By Charis Odoki
It can be difficult for writers to find the balance between entertaining and responsible writing, especially in a saturated market with extensive pressure on stories for financial success. So, what is it that makes a writer responsible or entertaining, and is it possible to be both?
The ‘Entertaining Writer’ can easily fall into the trap of creating a marketable product rather than work that provides a deeper and more informative perspective of our world. A good example of this can be seen with the publishing of Go Set A Watchman by Harper Lee. Her first novel, To Kill A Mockingbird, is one of literature’s finest examples of a book that is both consciously responsible and entertaining. As a result of its success, Lee had felt pressured to release another novel, albeit decades later. However, when Go Set A Watchman came out, many readers found it jarring – even altering how some of the characters in To Kill A Mockingbird were understood.
By allowing an author to gauge the audience needs, while staying true to their own, self-publishing offers a middle way. It mitigates the pressure to produce work within a specifically commercial framework, and so offers an opportunity to experiment and create something the author holds particularly dear, no matter how specific. For example, Josh Gillingham’s anthology Althingi, featured by Write On! Extra in May last year, explored the historical connection between Muslims and Vikings through fiction and was crowdfunded on Kickstarter. This anthology is unique to the market and shows how self-publishing can allow writers to remain authentic and true to their own ‘niche’.
However, this is not a comment on the standards of writing. In fact, some of our best-loved novels are vehicles of escape: a true gift to readers, especially given the current climate and in the wake of the invasion of the Ukraine. When our realities have been devastated by fears around war, climate change and the many other problems we face, stories that entertain can provide us with a safe place to exist in. Novels that offer entertainment without the compulsion to fit political, societal, or philosophical agendas, can still make us think. However, if being entertaining is the ultimate objective, the scope is limited. It can only be true to the self to a certain degree.
In his podcast Well Read Christian, Mark Stanley says that: “If philosophers were scientists, literature would be their laboratories.” There is, for me, a definite distinction between the ‘Responsible Writer’, keenly aware of the potential impact their medium can have on a culture and its identity, and the ‘Entertaining Writer’, who, like a flower, blooms, fades, and is ultimately forgotten. The Write On! Audio podcast, for example, has guests sharing inspirational moments. Some of these are based on writing that has inspired them to create and write in turn. Yes, it needs to be entertaining enough to draw you in, but at the same time, to move us more deeply, there needs to be a quality of thought which is able to penetrate our own interests and pasts. This is the ‘Responsible Writer’.
The truth is, if a writer wants to write responsibly, they first need to acknowledge just how powerful literature is as a vehicle for change. It begins with the thought, ‘Will this really matter?’ then changes into a story which, as it is shared, creates ripple effects reaching into hearts and minds.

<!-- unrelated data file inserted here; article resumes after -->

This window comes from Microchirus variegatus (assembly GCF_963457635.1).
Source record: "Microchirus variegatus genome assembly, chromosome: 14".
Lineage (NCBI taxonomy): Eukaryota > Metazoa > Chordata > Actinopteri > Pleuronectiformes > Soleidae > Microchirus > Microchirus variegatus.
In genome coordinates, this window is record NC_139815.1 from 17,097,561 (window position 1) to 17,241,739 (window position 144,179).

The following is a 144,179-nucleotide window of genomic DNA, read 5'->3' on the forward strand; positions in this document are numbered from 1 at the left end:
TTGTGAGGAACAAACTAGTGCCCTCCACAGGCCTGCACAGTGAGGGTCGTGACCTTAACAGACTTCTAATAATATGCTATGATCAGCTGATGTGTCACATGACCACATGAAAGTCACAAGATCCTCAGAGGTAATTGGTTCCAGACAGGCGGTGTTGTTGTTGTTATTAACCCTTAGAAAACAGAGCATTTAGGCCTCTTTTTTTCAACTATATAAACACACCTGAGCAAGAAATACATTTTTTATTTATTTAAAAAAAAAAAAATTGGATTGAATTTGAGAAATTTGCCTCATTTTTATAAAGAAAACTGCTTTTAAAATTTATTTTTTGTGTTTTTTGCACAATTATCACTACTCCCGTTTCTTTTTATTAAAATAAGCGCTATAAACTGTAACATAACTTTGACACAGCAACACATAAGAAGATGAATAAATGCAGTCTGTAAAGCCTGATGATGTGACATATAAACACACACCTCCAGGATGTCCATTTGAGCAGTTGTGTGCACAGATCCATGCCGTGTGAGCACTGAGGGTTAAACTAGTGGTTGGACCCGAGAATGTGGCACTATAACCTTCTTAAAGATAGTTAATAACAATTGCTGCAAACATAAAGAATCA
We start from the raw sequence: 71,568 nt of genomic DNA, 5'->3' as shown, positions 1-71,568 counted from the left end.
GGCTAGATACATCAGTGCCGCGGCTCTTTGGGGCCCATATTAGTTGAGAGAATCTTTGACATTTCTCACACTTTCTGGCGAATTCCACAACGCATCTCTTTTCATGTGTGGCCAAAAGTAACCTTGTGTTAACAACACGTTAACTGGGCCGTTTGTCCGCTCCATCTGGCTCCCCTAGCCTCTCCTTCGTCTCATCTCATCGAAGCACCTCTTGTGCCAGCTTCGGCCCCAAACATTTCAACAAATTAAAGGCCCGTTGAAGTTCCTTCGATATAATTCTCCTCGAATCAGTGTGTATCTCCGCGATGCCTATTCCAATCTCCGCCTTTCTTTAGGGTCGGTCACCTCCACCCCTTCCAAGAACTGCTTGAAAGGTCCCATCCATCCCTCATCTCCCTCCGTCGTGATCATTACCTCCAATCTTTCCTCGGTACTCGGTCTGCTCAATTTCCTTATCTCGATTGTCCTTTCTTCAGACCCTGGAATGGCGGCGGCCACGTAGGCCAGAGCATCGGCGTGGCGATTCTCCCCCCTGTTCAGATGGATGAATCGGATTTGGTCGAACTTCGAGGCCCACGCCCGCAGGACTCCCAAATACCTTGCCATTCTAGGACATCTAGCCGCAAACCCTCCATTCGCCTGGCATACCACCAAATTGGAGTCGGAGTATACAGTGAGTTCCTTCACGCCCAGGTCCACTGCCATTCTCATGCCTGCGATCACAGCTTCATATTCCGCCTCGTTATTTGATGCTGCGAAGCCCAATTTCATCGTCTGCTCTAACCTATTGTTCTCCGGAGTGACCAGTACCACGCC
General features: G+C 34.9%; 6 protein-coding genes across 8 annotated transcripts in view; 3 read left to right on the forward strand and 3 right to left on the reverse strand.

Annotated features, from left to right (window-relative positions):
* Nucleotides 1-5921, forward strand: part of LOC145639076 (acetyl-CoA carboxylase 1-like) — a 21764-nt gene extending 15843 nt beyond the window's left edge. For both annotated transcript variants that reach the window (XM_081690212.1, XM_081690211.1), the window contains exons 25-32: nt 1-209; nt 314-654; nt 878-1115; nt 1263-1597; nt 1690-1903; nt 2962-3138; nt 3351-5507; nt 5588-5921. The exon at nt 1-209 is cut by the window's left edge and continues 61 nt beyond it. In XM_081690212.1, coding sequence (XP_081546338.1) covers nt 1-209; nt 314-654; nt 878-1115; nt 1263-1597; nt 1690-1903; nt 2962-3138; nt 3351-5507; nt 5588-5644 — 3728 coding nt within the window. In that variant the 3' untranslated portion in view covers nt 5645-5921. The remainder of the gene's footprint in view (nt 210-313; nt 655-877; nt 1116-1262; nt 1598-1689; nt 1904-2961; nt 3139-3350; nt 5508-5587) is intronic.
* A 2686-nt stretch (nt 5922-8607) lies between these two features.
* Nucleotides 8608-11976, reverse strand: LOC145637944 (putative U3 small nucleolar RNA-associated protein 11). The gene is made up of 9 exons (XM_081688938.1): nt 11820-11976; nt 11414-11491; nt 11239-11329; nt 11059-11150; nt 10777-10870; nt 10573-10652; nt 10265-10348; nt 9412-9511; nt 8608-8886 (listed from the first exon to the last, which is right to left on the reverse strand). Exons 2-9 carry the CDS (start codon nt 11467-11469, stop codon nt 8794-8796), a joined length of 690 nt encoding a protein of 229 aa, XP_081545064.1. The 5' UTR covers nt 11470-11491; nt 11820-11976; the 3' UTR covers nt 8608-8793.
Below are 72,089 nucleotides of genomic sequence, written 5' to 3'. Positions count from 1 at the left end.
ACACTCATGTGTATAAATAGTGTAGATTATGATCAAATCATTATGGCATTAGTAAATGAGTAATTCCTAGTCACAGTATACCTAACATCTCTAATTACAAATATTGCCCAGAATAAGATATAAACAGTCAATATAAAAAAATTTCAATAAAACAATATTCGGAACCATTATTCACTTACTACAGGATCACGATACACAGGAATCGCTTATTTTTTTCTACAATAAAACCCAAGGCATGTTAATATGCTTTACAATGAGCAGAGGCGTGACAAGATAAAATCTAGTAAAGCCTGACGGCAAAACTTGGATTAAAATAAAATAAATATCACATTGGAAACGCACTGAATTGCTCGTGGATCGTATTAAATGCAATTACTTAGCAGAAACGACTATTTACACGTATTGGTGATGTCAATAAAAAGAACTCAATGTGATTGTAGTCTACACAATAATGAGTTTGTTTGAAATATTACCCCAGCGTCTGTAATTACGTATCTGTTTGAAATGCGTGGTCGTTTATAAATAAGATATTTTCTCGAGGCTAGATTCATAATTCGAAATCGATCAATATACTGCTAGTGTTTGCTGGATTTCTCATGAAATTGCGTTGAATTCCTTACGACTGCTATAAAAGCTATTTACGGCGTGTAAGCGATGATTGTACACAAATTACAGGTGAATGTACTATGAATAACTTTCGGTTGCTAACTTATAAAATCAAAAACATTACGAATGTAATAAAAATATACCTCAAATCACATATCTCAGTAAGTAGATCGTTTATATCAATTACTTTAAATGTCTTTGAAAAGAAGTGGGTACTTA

As we all know, though, a unique set of writers does exist; writers able to balance the responsible and the entertaining. Drawn from the literary cannon, one of the best examples is Charles Dickens. By pairing wonderfully vivid storytelling and characterisation with the tragic backdrop of poverty and grim reality, Dickens created an enduring legacy, and was credited as a major driving force in the implementation of social reforms in Victorian England. In terms of a modern-day example, I would point toward Sally Rooney’s Normal People. This, her second novel, regarded as a modern classic and dramatised by the BBC, weaves together the story of a relationship with that of a country (Ireland), while incorporating Marxist undertones around class and capitalism. These are serious topics, expertly unpacked within a powerful love story portraying the agony of first love, and keeping us hooked throughout.
At the end of the day, a reader wants to read a story. Both William Faulkner’s: “A writer’s only responsibility is to his art,” and Margaret Atwood’s belief that acknowledging social and political issues is an author’s greatest responsibility, can allow that to happen. However, when the reader closes the final page of your novel, would you prefer for them to do so with a fleeting sense of enjoyment, but no further thought, or would you rather have them finish your story with a moment of silent reflection, suddenly challenged to find a way to marry their own understanding to what you’ve written. Maybe being inspired to write or create something themselves?
As a writer, you choose to shoulder the responsibility for your craft. If it’s merely a means to an end (financial reward, for example), then that’s what it will be for the reader, too. But if your wish is to craft something deeper, using literary means to share what matters to you, you will inspire others to do the same.
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It can be difficult for writers to find the balance between entertaining and responsible writing, especially in a saturated market with extensive pressure on stories for financial success.